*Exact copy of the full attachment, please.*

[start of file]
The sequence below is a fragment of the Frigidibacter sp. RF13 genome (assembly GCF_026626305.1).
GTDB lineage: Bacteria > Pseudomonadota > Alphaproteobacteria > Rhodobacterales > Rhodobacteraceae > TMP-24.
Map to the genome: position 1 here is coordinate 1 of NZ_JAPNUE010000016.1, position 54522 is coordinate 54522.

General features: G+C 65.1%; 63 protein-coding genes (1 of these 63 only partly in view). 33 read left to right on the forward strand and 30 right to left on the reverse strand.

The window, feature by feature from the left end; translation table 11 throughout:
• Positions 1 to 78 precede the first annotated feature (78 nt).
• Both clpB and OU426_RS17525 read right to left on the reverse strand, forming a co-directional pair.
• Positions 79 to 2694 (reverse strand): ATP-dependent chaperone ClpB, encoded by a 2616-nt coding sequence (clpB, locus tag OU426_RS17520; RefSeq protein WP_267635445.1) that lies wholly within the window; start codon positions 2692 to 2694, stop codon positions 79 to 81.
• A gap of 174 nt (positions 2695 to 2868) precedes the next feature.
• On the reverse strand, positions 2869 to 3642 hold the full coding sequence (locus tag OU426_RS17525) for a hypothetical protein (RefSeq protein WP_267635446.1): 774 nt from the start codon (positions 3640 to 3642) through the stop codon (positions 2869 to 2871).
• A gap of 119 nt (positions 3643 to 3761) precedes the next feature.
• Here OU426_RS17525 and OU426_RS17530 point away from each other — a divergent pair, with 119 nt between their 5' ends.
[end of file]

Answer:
The sequence below is a fragment of the Frigidibacter sp. RF13 genome (assembly GCF_026626305.1).
GTDB lineage: Bacteria > Pseudomonadota > Alphaproteobacteria > Rhodobacterales > Rhodobacteraceae > TMP-24.
Map to the genome: position 1 here is coordinate 1 of NZ_JAPNUE010000016.1, position 54522 is coordinate 54522.

General features: G+C 65.1%; 63 protein-coding genes (1 of these 63 only partly in view). 33 read left to right on the forward strand and 30 right to left on the reverse strand.

The window, feature by feature from the left end; translation table 11 throughout:
• Positions 1 to 78 precede the first annotated feature (78 nt).
• Both clpB and OU426_RS17525 read right to left on the reverse strand, forming a co-directional pair.
• Positions 79 to 2694 (reverse strand): ATP-dependent chaperone ClpB, encoded by a 2616-nt coding sequence (clpB, locus tag OU426_RS17520; RefSeq protein WP_267635445.1) that lies wholly within the window; start codon positions 2692 to 2694, stop codon positions 79 to 81.
• A gap of 174 nt (positions 2695 to 2868) precedes the next feature.
• On the reverse strand, positions 2869 to 3642 hold the full coding sequence (locus tag OU426_RS17525) for a hypothetical protein (RefSeq protein WP_267635446.1): 774 nt from the start codon (positions 3640 to 3642) through the stop codon (positions 2869 to 2871).
• A gap of 119 nt (positions 3643 to 3761) precedes the next feature.
• Here OU426_RS17525 and OU426_RS17530 point away from each other — a divergent pair, with 119 nt between their 5' ends.